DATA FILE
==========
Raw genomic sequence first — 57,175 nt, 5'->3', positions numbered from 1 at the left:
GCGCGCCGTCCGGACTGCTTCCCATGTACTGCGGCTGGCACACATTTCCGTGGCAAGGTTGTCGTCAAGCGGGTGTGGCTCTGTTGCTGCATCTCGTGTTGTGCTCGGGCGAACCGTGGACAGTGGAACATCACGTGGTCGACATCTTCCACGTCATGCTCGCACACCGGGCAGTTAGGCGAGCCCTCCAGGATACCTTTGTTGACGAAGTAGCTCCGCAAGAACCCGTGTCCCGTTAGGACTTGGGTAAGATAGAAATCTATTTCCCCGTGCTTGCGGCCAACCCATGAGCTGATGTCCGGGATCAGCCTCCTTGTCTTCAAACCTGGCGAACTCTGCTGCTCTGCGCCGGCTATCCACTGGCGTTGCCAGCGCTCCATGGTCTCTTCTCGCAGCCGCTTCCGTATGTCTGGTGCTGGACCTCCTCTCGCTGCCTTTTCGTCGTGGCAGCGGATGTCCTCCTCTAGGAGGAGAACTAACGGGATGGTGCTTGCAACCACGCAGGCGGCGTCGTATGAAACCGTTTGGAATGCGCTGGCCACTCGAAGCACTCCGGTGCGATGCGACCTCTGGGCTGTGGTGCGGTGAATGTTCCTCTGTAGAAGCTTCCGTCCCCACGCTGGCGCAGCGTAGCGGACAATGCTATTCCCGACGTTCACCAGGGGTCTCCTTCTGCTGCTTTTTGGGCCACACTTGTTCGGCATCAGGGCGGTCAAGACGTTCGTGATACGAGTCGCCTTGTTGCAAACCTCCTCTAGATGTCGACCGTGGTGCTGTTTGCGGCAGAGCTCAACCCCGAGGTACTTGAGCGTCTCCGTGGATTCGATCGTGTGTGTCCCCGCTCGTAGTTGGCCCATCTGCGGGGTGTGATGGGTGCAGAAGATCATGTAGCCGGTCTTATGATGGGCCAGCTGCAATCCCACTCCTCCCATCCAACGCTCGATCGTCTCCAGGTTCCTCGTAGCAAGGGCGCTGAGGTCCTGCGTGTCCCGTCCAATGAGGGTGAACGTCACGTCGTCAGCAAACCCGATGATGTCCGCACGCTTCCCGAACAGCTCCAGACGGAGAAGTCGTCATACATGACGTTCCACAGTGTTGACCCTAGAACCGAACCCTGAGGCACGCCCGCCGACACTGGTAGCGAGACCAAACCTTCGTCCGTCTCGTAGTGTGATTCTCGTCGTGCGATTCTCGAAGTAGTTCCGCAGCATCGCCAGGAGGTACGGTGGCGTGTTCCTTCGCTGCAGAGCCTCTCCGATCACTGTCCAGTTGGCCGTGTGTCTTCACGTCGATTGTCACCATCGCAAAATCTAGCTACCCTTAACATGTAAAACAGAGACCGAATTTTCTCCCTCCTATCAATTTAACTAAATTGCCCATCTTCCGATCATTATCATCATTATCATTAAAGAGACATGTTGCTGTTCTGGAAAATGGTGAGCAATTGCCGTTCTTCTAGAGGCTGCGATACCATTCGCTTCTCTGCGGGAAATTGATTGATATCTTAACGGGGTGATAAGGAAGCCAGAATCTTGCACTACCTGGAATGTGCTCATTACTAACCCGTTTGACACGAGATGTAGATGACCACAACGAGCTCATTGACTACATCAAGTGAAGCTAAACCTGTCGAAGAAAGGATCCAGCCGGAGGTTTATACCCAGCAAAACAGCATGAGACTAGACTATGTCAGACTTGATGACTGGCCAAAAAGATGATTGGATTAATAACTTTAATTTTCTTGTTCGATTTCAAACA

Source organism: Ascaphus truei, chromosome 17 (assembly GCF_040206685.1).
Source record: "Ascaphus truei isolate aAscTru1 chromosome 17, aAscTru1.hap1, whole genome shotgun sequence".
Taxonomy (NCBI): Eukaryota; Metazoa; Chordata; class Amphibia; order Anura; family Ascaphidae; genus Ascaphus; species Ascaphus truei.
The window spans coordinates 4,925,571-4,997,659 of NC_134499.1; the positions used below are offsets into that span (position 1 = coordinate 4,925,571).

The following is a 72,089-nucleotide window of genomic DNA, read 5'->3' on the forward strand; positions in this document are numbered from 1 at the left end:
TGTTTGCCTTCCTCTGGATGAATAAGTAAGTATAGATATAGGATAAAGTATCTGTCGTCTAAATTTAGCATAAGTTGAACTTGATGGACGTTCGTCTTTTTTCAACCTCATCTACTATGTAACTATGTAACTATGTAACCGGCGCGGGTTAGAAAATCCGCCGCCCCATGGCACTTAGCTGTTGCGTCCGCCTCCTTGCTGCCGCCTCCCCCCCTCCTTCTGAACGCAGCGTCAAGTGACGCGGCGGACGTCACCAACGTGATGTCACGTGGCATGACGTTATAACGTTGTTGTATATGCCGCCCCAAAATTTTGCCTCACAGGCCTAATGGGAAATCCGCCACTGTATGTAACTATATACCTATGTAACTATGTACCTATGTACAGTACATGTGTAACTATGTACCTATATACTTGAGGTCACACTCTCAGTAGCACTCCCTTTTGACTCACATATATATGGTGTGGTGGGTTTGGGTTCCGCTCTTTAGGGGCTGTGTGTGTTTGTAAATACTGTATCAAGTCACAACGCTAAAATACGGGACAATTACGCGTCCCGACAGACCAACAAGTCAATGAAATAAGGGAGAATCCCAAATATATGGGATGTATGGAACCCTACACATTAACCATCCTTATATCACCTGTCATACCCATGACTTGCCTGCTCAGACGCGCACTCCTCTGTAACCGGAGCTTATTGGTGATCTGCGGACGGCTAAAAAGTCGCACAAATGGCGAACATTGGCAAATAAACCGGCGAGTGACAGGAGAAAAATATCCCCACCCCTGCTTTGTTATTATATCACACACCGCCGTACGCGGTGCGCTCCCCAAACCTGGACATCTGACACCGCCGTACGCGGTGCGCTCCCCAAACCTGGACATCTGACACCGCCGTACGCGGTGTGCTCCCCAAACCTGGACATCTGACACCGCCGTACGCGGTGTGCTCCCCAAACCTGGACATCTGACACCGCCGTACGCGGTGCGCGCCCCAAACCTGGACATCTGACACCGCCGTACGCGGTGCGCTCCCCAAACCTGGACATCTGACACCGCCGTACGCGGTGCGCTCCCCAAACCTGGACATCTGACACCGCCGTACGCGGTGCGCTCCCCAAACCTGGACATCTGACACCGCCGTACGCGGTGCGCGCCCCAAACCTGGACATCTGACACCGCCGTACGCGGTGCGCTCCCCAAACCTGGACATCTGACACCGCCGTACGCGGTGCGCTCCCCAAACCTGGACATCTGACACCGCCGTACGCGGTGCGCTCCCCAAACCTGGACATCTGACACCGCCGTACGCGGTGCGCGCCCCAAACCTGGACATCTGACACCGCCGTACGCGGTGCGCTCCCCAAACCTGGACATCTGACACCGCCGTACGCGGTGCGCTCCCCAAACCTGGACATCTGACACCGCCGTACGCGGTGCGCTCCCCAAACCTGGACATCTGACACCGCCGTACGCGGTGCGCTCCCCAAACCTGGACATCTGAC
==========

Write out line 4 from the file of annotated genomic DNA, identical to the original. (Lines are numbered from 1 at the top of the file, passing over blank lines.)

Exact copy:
Source record: "Ascaphus truei isolate aAscTru1 chromosome 17, aAscTru1.hap1, whole genome shotgun sequence".